He sat in the creaky, carved-up desk working up the courage to go talk to her. He had been staring at her all semester from that tiny, vandalized chair, but still hadn’t spoken to her. It was now or never. He stood up while she was saying goodbye to the other students as they were leaving the lecture hall for the last time. She was wearing her camera around her neck. He had seen her around campus; she didn’t just do that because she was the photography TA, she loved her camera.
He felt like she could see his heart beating against his sternum with her beautiful eyes as he approached her. She had eyes that, while he looked into them, became his most valuable possessions. Looking into them, they occupied his soul and his desires and she became the most important thing in his world. And he would do anything for her eyes to look at him the same way.
He smiled but before he could say anything her camera shot up from her chest and took his picture. He laughed, “What was that?”
Her face was overcome with a playful smile. “I like to take pictures of beautiful things.”
The sand was cool now on his feet as the sun poured its colors across the horizon. He made footprints into the pink-tinted sand when he realized her footsteps had stopped. Her turned around to see her staring at the beauty hanging over the waves, her camera dangling from her neck. She didn’t touch it. She only stared at the reds and pinks and yellows, enthralled. He raised his camera and took a picture of her deep gaze.
The light was bright through the window and onto their white apartment walls. He felt her look up from her book on the bed next to him. He looked over at her goofy grin. “What?” She shook her head and smiled. “Nothing.” She went back to her book with her lips pressed together in a smirk. He leaned his head on her shoulder and went back to his.
He was finishing up cooking dinner when he heard her come in. He had hoped to have dinner ready before she got home from work. He yelled to the other room. “Almost done, honey.” His yells were quieted by soft hands wrapping around his chest and her face resting on his back. He didn’t move. He just let her hold him standing there in front of the stove.
Together they watched the chaos in front of them from under the cover of the market. Motorbikes weaved in and out with seemingly no regard for human life. The horns’ incessant honks and the buzz in the air were as foreign as the markings on the buildings and billboards. The smell in the air was of foods they had never smelt before. They looked at each other with identical looks of overwhelmed disbelief. Towering over everyone around them, they began to laugh. They laughed together under the market until the hum wasn’t foreign. She lifted her camera and captured the chaos.
The sound of muffled sobbing woke him. He turned to see an empty bed beside him. He stood and walked down the hall of their house and saw her sitting at the top of the stairs weeping. Her head was in her hands to hide the tears streaming down. He sat down next to her and held her in his arms. He held her until the sun came up.
With the puppy in his arms, he came into the room and woke her up. She yelped and covered her mouth. She grabbed the little ball of fluff and held it close to her. She looked up at him and he gave her a kiss. “Happy birthday.”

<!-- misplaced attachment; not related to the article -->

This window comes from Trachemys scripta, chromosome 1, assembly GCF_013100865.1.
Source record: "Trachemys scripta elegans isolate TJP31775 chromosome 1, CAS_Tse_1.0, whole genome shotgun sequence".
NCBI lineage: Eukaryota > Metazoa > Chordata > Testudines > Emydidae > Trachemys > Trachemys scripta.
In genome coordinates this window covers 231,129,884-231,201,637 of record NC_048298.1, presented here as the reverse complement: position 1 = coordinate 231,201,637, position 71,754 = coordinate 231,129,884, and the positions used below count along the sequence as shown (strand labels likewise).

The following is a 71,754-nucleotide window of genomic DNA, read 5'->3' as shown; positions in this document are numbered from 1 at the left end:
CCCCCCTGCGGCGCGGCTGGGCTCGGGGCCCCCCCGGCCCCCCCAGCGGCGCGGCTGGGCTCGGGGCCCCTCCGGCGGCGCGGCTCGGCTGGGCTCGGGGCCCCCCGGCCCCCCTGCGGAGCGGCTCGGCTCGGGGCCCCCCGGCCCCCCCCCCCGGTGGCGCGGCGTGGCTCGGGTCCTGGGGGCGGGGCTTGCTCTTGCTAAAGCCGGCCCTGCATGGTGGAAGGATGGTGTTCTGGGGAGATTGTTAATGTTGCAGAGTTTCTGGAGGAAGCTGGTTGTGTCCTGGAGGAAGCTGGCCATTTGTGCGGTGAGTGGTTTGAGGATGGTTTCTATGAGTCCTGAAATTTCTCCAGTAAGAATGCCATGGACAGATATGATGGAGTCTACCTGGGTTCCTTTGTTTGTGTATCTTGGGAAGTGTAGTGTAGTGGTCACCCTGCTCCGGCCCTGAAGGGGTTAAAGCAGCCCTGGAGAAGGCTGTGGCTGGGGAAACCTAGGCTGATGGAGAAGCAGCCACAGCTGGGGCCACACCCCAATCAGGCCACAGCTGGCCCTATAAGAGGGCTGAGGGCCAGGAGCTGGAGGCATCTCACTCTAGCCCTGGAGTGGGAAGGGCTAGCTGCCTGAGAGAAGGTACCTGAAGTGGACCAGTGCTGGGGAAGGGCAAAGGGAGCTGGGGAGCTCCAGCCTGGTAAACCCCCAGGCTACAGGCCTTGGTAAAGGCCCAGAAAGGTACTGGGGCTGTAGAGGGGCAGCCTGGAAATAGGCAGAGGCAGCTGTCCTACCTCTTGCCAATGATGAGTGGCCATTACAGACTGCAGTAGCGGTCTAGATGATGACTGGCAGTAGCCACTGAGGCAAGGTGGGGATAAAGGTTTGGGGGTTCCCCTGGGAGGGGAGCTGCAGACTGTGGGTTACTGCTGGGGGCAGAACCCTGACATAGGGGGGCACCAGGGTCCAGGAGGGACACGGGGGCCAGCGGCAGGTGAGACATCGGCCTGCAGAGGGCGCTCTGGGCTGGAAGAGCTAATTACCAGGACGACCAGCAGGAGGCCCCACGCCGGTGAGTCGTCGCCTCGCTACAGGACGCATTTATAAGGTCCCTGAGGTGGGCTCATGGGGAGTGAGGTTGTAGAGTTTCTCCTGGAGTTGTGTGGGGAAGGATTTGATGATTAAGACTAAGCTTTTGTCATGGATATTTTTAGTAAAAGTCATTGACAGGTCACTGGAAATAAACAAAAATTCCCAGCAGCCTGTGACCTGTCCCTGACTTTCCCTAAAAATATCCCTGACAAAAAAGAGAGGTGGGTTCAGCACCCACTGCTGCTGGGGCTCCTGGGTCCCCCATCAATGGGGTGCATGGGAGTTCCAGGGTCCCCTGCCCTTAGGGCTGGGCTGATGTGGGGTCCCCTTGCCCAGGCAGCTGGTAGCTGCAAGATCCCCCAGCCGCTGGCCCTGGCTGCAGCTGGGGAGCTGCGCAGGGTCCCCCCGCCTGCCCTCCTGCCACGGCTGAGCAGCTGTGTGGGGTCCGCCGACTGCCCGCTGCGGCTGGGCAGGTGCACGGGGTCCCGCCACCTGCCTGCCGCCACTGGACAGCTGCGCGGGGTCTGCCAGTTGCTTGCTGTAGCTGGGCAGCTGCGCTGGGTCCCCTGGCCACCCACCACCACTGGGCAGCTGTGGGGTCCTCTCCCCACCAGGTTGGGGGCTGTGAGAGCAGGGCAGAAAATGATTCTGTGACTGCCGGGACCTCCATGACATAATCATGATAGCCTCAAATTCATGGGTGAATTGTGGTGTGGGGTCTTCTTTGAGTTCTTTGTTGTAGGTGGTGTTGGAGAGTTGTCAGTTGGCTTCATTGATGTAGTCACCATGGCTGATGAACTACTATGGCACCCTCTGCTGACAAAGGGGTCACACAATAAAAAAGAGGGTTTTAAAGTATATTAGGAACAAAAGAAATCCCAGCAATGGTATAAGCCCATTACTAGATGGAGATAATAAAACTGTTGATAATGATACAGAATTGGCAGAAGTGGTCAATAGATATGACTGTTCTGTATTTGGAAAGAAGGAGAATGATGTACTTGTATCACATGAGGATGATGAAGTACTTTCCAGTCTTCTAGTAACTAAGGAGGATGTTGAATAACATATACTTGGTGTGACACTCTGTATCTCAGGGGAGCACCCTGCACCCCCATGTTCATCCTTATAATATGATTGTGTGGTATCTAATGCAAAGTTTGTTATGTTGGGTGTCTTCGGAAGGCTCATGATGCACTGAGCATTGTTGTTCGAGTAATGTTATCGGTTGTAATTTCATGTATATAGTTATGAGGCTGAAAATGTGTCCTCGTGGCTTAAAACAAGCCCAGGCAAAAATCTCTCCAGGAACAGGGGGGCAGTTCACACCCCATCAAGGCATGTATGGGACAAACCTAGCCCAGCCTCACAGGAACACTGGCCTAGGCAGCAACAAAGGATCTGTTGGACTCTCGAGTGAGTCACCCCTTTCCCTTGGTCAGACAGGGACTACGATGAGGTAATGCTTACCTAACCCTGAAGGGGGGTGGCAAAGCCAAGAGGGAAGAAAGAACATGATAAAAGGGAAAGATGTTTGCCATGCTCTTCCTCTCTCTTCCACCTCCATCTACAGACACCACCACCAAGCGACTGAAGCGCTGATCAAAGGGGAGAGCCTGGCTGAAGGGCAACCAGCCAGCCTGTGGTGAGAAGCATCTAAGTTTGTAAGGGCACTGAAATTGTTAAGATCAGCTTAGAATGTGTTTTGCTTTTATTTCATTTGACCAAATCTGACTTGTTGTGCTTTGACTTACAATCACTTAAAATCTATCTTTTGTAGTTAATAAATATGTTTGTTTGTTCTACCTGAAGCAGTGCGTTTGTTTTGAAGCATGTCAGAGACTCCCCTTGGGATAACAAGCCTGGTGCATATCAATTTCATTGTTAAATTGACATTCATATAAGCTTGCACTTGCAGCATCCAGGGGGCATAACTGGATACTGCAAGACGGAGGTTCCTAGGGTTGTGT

She peaked over at him cross-legged on the couch under the blanket in the dark, focused on the fates of movie characters on the TV. The killer sprung out and he jumped. She smiled to herself. He wouldn’t let anyone else see him like this. She turned back to the movie under her blanket with Kooper curled up on her lap and kept eating her popcorn.
“What the fuck were you thinking?” Her voice forced its way through the entire house.
He snapped back at her with more intensity. “Why is it my fault? I can’t read minds. It’s not my fault you don’t communicate.”
“Oh ya? How’s this for not communicating?” She went back to her dinner and didn’t say a word. The forks scraping along the plates were as loud as the horns of the Malaysian motorbikes in the quiet house. Dinner crept along in the silence. He grabbed his last pea and flung it at her with his fork. It landed in her graying hair and fell onto her plate. Her smile betrayed the tough face she had been trying to put on and she started laughing. “You’re the worst.” He laughed with her.
He walked into the bedroom to ask her what she wanted for dinner and saw that she had fallen asleep reading her book with Kooper curled up next to her. He didn’t say anything and placed her book on the nightstand. He gently pulled the covers onto her and let her sleep and the old dog sleep.
Together they looked at the decades of photographs they had taken. “This one is my favorite picture of you. You could always see the beauty that everyone else overlooked and took for granted. You’re lost in it.”
“I guess that’s why I was the only girl who went for you then, huh?” She smiled her stupid smile waiting for a response.
He laughed with her. “You never did grow up, though.”
The old couple walked slowly together when he grabbed her camera from around her neck. He smiled at her. “I like to take pictures of beautiful things.” He pointed the camera at her and she smiled back at him. Before he could take the picture, he lowered the camera and looked at her eyes. They looked at him like he was the most important thing in her world, just as they had for all these years. He smiled and didn’t look away.
more by KRAMER LINDELL
photograph by Mario Calvo